Jar with Feather Motif (1943-1953) is a strikingly beautiful object made in the mid-twentieth century. Its maker, Maria Martinez (1887-1980), became world-renowned for her black-on-black pottery and is regarded as one of the most important Native American ceramic artists of the twentieth century. Maria’s distinctive pottery was developed with her husband, Julian (Pocano) Martinez (1879–1943), based on ancient ceramics made by her indigenous ancestors. They were of Tewa heritage of the San Ildefonso Pueblo in the Rio Grande Valley of New Mexico, present-day USA. Many of Maria’s family members were involved in pottery and she learned to make pots by watching her maternal aunt, Nicolasa Peña, and grandmother, Martina Montoya. By the age of thirteen, she was already celebrated for her skill. Traditional Pueblo ceramics, like many world pottery traditions, were a family and community endeavour undertaken mostly by women. Most often, each step in the process (pottery building, polishing, painting, and firing) was carried out by a different family member. It was a collective activity rather than one of individual artistic expression.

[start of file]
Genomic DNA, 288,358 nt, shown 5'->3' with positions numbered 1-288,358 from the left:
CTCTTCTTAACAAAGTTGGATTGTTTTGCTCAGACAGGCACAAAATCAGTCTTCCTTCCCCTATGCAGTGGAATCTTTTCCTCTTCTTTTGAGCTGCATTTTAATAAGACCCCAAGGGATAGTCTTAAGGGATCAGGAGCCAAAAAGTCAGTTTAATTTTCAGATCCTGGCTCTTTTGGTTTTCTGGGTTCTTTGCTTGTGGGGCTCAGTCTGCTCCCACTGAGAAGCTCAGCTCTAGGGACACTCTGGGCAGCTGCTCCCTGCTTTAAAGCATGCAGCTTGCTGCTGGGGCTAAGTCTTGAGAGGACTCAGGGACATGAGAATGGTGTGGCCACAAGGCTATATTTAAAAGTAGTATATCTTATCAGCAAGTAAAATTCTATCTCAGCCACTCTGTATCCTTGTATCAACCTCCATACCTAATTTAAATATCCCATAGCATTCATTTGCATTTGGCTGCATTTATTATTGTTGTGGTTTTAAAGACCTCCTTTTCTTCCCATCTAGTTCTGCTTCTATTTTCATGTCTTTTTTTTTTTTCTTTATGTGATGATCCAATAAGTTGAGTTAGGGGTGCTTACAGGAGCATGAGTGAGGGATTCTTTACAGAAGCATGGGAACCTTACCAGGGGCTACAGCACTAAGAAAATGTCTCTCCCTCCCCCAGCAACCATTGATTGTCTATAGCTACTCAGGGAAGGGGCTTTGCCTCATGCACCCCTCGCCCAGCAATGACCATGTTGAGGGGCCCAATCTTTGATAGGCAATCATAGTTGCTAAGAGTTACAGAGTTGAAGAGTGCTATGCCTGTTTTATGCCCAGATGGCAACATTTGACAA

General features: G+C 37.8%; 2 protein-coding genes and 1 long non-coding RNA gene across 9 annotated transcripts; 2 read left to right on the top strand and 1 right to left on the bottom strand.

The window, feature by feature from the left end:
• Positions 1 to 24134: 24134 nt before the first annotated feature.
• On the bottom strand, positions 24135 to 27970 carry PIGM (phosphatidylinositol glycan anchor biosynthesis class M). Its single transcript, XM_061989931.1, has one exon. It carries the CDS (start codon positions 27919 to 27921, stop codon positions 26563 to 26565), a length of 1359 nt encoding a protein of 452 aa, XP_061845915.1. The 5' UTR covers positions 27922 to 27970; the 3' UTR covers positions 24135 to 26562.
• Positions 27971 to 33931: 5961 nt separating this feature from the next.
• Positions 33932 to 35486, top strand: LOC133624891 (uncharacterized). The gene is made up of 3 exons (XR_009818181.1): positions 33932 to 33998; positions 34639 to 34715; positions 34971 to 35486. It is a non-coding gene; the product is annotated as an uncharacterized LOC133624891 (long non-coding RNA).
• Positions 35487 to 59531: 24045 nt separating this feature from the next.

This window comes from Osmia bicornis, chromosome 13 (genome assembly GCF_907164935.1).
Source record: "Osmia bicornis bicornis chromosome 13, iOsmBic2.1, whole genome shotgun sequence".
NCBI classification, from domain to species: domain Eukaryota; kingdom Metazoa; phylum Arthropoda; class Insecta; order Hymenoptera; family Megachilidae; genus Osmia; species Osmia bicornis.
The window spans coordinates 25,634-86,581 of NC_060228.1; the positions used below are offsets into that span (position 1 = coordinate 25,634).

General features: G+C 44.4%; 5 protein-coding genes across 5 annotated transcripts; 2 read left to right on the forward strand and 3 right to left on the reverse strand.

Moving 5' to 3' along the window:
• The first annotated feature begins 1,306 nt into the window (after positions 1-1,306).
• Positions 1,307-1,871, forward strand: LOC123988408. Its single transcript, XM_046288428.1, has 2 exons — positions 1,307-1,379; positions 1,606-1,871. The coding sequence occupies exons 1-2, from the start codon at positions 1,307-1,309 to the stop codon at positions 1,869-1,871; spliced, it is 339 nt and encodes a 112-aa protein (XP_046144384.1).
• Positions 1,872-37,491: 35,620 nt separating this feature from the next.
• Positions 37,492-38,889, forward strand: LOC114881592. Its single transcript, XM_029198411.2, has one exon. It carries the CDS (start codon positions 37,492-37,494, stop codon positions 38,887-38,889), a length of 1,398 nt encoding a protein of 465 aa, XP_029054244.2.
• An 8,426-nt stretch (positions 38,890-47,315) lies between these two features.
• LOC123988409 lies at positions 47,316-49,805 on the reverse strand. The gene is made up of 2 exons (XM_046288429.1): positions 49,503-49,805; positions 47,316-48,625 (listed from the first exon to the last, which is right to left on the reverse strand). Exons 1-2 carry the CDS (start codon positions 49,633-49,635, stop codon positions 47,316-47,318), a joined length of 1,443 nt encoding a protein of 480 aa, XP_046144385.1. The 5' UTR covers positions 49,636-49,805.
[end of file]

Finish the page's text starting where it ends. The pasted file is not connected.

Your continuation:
Maria worked with her sisters before she married, and then subsequently with her husband, Julian. Maria built and shaped the pots and Julian painted the designs. He was the first acknowledged male artist of their Pueblo to do so. Together, they revived techniques and motifs found on ancient pottery excavated in the region. They collaborated with Dr Edgar Hewett, archaeologist and director of the Laboratory of Anthropology in Santa Fe, New Mexico. In 1908, Hewett had excavated some seventeenth-century black pottery shards and encouraged Maria and Julian to experiment with various firing and painting techniques inspired by ancient artefacts. Whilst helping Maria alongside subsistence farming, Julian became caretaker at the Museum of New Mexico in Santa Fe. Maria and Julian studied the pottery in the display cases, observing form, motif, and technique. By 1921, they had mastered the process of making pottery with a highly glossed finish and matte-black designs. They found that smothering a cool fire with dried cow manure trapped the smoke, and that by using a special type of paint on top of a burnished surface, in combination with trapping the smoke and the low temperature of the fire, resulted in turning a red clay pot black.